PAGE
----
Population: 7,989,415 (July 2010 estimate)
Bordering Countries: Guatemala, Nicaragua and El Salvador
Land Area: 43,594 square miles (112,909 sq km)
Coastline: 509 miles (820 km)
Highest Point: Cerro Las Minas at 9,416 feet (2,870 m)
Honduras is a country located in Central America on the Pacific Ocean and the Caribbean Sea. It is bordered by Guatemala, Nicaragua and El Salvador and has a population of just under eight million. Honduras is considered a developing nation and it is the second poorest country in Central America.
History of Honduras
Honduras has been inhabited for centuries by various native tribes. The largest and most developed of these were the Mayans. European contact with the area began in 1502 when Christopher Columbus claimed the region and named it Honduras (depths in Spanish) because the coastal waters surrounding the lands were very deep.
In 1523, Europeans began to further explore Honduras when Gil Gonzales de Avila entered the then-Spanish territory. A year later, Cristobal de Olid established the colony of Triunfo de la Cruz on behalf of Hernan Cortes. Olid however, tried to establish an independent government and he was later assassinated. Cortes then formed his own government in the city of Trujilo. Shortly thereafter, Honduras became a part of the Captaincy General of Guatemala.
Throughout the mid-1500s, native Hondurans worked to resist Spanish exploration and control of the region but after several battles, Spain took control of the area. Spanish rule over Honduras lasted until 1821, when the country gained its independence. Following its independence from Spain, Honduras was briefly under the control of Mexico. In 1823, Honduras joined the United Provinces of Central America federation which later collapsed in 1838.
During the 1900s, Honduras's economy was centered on agriculture and particularly on United States based companies that formed plantations throughout the country. As a result, the country's politics were focused on ways to maintain the relationship with the U.S. and keep foreign investments.
With the onset of the Great Depression in the 1930s, Honduras's economy began to suffer and from that time until 1948, the authoritarian General Tiburcio Carias Andino controlled the country. In 1955, a government overthrow occurred and in 1957, Honduras had its first elections. However, in 1963, a coup took place and the military again ruled the country throughout much of the later 1900s. During this time, Honduras experience instability.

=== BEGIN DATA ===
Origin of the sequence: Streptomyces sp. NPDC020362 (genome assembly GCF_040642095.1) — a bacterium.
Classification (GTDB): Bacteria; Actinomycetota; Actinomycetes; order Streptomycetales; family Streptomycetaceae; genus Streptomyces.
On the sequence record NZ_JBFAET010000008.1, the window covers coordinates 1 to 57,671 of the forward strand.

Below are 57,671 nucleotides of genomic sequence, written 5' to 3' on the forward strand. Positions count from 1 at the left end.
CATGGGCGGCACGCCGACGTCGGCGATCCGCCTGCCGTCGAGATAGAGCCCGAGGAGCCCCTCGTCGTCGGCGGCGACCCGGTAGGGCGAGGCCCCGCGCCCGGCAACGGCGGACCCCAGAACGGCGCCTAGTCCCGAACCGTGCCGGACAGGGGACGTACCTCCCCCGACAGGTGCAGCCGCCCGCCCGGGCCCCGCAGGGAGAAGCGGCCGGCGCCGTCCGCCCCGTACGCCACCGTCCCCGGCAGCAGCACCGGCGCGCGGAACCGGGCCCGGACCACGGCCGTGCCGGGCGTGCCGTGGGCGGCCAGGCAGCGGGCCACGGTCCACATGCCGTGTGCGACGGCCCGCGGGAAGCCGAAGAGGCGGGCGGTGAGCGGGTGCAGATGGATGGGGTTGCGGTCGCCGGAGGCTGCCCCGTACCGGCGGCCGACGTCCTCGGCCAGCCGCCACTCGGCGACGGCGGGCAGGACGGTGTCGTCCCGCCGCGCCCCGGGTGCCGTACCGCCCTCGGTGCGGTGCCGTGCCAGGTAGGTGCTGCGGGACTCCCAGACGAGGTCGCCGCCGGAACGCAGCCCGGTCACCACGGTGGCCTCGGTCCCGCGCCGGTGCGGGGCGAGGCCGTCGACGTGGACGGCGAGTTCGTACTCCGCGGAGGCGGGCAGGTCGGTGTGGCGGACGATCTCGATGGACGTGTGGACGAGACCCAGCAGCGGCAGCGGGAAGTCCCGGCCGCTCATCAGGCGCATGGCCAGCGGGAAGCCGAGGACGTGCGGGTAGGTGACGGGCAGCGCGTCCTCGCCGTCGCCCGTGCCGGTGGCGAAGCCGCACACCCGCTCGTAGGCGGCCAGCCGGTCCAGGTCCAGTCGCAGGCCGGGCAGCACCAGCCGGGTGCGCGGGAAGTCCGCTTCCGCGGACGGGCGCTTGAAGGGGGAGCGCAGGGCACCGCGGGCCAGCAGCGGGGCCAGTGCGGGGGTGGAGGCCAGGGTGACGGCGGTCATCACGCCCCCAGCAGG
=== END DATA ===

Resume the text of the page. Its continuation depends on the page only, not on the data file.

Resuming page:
From 1975 to 1978 and from 1978 to 1982, Generals Melgar Castro and Paz Garcia ruled Honduras, during which time, the country grew economically and developed much of its modern infrastructure. Throughout the rest of the 1980s and into the 1990s and 2000s, Honduras experienced seven democratic elections and in 1982, it developed its modern constitution.
Government of Honduras
After more instability in the later 2000s, Honduras today considered a democratic constitutional republic. The executive branch is made up of the chief of state and the head of state - both of which are filled by the president. The legislative branch is comprised of the unicameral Congress of Congreso Nacional and the judicial branch is made up of the Supreme Court of Justice. Honduras is divided into 18 departments for local administration.
Economics and Land Use in Honduras
Honduras is the second poorest country in Central America and has a highly uneven distribution of income. Most of the economy is based on exports. The largest agricultural exports from Honduras are bananas, coffee, citrus, corn, African palm, beef, timber shrimp, tilapia and lobster. Industrial products include sugar, coffee, textiles, clothing, wood products and cigars.
Geography and Climate of Honduras
Honduras is located in Central America along the Caribbean Sea and the Pacific Ocean's Gulf of Fonseca. Since it is located in Central America, the country has a subtropical climate throughout its lowlands and coastal areas. Honduras has a mountainous interior which has a temperate climate. Honduras is also prone to natural disasters like hurricanes, tropical storms and flooding. For example, in 1998, Hurricane Mitch destroyed much of the country and wiped out 70% of its crops, 70-80% of its transportation infrastructure, 33,000 homes and killed 5,000 people. In addition in 2008, Honduras experienced severe flooding and almost half of its roads were destroyed.
More Facts about Honduras
• Hondurans are 90% mestizo (mixed Indian and European)
• The official language of Honduras is Spanish
• Life expectancy in Honduras is 69.4 years
To learn more about Honduras, visit the Geography and Maps section on Honduras on this website.
Central Intelligence Agency. (24 June 2010). CIA - The World Factbook - Honduras. Retrieved from: https://www.cia.gov/library/publications/the-world-factbook/geos/ho.html
Infoplease.com. (n.d.). Honduras: History, Geography, Government, and Culture- Infoplease.com. Retrieved from: http://www.infoplease.com/ipa/A0107616.html
United States Department of State. (23 November 2009). Honduras. Retrieved from: http://www.state.gov/r/pa/ei/bgn/1922.htm
Wikipedia.com. (17 July 2010). Honduras - Wikipedia, the Free Encyclopedia. Retrieved from: http://en.wikipedia.org/wiki/Honduras